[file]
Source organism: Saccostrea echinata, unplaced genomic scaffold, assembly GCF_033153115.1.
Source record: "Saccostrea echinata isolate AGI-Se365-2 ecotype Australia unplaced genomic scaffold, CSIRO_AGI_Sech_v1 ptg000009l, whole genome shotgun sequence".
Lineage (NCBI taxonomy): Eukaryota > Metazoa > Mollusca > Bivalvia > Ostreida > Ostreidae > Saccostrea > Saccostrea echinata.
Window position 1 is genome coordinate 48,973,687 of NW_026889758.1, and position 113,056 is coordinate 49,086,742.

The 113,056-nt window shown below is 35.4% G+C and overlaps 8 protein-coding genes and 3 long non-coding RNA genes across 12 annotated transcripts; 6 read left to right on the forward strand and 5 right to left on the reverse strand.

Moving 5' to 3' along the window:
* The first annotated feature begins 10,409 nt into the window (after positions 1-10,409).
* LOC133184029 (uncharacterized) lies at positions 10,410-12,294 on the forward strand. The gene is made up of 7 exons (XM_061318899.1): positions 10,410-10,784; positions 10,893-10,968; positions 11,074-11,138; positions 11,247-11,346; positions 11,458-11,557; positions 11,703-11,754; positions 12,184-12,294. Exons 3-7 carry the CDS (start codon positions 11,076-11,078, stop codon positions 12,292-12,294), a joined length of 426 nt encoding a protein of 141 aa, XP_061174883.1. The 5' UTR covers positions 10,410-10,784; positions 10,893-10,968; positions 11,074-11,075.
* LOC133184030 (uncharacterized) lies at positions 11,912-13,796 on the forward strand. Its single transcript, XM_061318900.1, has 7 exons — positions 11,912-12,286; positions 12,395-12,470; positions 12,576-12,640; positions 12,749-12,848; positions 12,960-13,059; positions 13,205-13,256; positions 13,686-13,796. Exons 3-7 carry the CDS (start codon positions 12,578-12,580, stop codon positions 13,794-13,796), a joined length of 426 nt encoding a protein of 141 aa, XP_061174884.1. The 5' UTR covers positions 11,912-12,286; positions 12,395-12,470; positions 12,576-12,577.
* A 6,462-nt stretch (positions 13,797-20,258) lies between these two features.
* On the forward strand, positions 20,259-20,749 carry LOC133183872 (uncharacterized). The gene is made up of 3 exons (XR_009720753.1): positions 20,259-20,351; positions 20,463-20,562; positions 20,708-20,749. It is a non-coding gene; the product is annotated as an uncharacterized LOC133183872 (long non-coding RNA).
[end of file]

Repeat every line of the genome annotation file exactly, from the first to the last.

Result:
Source organism: Saccostrea echinata, unplaced genomic scaffold, assembly GCF_033153115.1.
Source record: "Saccostrea echinata isolate AGI-Se365-2 ecotype Australia unplaced genomic scaffold, CSIRO_AGI_Sech_v1 ptg000009l, whole genome shotgun sequence".
Lineage (NCBI taxonomy): Eukaryota > Metazoa > Mollusca > Bivalvia > Ostreida > Ostreidae > Saccostrea > Saccostrea echinata.
Window position 1 is genome coordinate 48,973,687 of NW_026889758.1, and position 113,056 is coordinate 49,086,742.

The 113,056-nt window shown below is 35.4% G+C and overlaps 8 protein-coding genes and 3 long non-coding RNA genes across 12 annotated transcripts; 6 read left to right on the forward strand and 5 right to left on the reverse strand.

Moving 5' to 3' along the window:
* The first annotated feature begins 10,409 nt into the window (after positions 1-10,409).
* LOC133184029 (uncharacterized) lies at positions 10,410-12,294 on the forward strand. The gene is made up of 7 exons (XM_061318899.1): positions 10,410-10,784; positions 10,893-10,968; positions 11,074-11,138; positions 11,247-11,346; positions 11,458-11,557; positions 11,703-11,754; positions 12,184-12,294. Exons 3-7 carry the CDS (start codon positions 11,076-11,078, stop codon positions 12,292-12,294), a joined length of 426 nt encoding a protein of 141 aa, XP_061174883.1. The 5' UTR covers positions 10,410-10,784; positions 10,893-10,968; positions 11,074-11,075.
* LOC133184030 (uncharacterized) lies at positions 11,912-13,796 on the forward strand. Its single transcript, XM_061318900.1, has 7 exons — positions 11,912-12,286; positions 12,395-12,470; positions 12,576-12,640; positions 12,749-12,848; positions 12,960-13,059; positions 13,205-13,256; positions 13,686-13,796. Exons 3-7 carry the CDS (start codon positions 12,578-12,580, stop codon positions 13,794-13,796), a joined length of 426 nt encoding a protein of 141 aa, XP_061174884.1. The 5' UTR covers positions 11,912-12,286; positions 12,395-12,470; positions 12,576-12,577.
* A 6,462-nt stretch (positions 13,797-20,258) lies between these two features.
* On the forward strand, positions 20,259-20,749 carry LOC133183872 (uncharacterized). The gene is made up of 3 exons (XR_009720753.1): positions 20,259-20,351; positions 20,463-20,562; positions 20,708-20,749. It is a non-coding gene; the product is annotated as an uncharacterized LOC133183872 (long non-coding RNA).